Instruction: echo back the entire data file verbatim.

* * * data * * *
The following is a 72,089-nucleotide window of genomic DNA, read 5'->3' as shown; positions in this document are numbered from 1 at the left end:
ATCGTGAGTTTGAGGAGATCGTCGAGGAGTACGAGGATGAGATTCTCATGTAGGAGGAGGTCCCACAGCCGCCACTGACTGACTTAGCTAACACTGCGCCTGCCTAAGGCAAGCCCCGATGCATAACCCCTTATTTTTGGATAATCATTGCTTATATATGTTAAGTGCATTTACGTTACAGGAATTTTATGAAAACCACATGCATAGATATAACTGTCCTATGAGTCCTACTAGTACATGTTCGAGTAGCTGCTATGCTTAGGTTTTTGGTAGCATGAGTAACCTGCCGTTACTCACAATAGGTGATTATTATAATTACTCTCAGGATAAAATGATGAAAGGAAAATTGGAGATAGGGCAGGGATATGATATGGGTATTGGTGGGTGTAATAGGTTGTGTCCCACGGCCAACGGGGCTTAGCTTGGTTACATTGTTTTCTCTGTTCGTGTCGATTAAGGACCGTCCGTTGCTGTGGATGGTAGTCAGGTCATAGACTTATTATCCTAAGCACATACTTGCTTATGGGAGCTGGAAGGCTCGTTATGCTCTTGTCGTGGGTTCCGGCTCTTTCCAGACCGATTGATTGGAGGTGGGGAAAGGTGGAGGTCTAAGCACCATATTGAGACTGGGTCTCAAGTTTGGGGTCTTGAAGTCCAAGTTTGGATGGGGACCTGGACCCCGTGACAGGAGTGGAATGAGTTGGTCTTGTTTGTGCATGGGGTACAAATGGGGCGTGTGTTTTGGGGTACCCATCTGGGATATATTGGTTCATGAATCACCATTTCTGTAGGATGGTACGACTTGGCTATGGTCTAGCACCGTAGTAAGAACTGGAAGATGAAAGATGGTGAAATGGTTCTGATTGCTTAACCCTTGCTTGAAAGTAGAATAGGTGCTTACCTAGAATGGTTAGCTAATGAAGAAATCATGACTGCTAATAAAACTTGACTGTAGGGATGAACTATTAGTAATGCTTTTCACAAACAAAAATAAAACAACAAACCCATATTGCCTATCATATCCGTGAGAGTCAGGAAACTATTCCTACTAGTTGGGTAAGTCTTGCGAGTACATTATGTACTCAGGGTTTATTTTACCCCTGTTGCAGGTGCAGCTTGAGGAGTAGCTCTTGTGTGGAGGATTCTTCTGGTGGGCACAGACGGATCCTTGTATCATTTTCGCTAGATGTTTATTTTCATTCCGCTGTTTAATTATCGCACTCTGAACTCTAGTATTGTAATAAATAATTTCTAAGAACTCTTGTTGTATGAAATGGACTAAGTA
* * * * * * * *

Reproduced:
The following is a 72,089-nucleotide window of genomic DNA, read 5'->3' as shown; positions in this document are numbered from 1 at the left end:
ATCGTGAGTTTGAGGAGATCGTCGAGGAGTACGAGGATGAGATTCTCATGTAGGAGGAGGTCCCACAGCCGCCACTGACTGACTTAGCTAACACTGCGCCTGCCTAAGGCAAGCCCCGATGCATAACCCCTTATTTTTGGATAATCATTGCTTATATATGTTAAGTGCATTTACGTTACAGGAATTTTATGAAAACCACATGCATAGATATAACTGTCCTATGAGTCCTACTAGTACATGTTCGAGTAGCTGCTATGCTTAGGTTTTTGGTAGCATGAGTAACCTGCCGTTACTCACAATAGGTGATTATTATAATTACTCTCAGGATAAAATGATGAAAGGAAAATTGGAGATAGGGCAGGGATATGATATGGGTATTGGTGGGTGTAATAGGTTGTGTCCCACGGCCAACGGGGCTTAGCTTGGTTACATTGTTTTCTCTGTTCGTGTCGATTAAGGACCGTCCGTTGCTGTGGATGGTAGTCAGGTCATAGACTTATTATCCTAAGCACATACTTGCTTATGGGAGCTGGAAGGCTCGTTATGCTCTTGTCGTGGGTTCCGGCTCTTTCCAGACCGATTGATTGGAGGTGGGGAAAGGTGGAGGTCTAAGCACCATATTGAGACTGGGTCTCAAGTTTGGGGTCTTGAAGTCCAAGTTTGGATGGGGACCTGGACCCCGTGACAGGAGTGGAATGAGTTGGTCTTGTTTGTGCATGGGGTACAAATGGGGCGTGTGTTTTGGGGTACCCATCTGGGATATATTGGTTCATGAATCACCATTTCTGTAGGATGGTACGACTTGGCTATGGTCTAGCACCGTAGTAAGAACTGGAAGATGAAAGATGGTGAAATGGTTCTGATTGCTTAACCCTTGCTTGAAAGTAGAATAGGTGCTTACCTAGAATGGTTAGCTAATGAAGAAATCATGACTGCTAATAAAACTTGACTGTAGGGATGAACTATTAGTAATGCTTTTCACAAACAAAAATAAAACAACAAACCCATATTGCCTATCATATCCGTGAGAGTCAGGAAACTATTCCTACTAGTTGGGTAAGTCTTGCGAGTACATTATGTACTCAGGGTTTATTTTACCCCTGTTGCAGGTGCAGCTTGAGGAGTAGCTCTTGTGTGGAGGATTCTTCTGGTGGGCACAGACGGATCCTTGTATCATTTTCGCTAGATGTTTATTTTCATTCCGCTGTTTAATTATCGCACTCTGAACTCTAGTATTGTAATAAATAATTTCTAAGAACTCTTGTTGTATGAAATGGACTAAGTA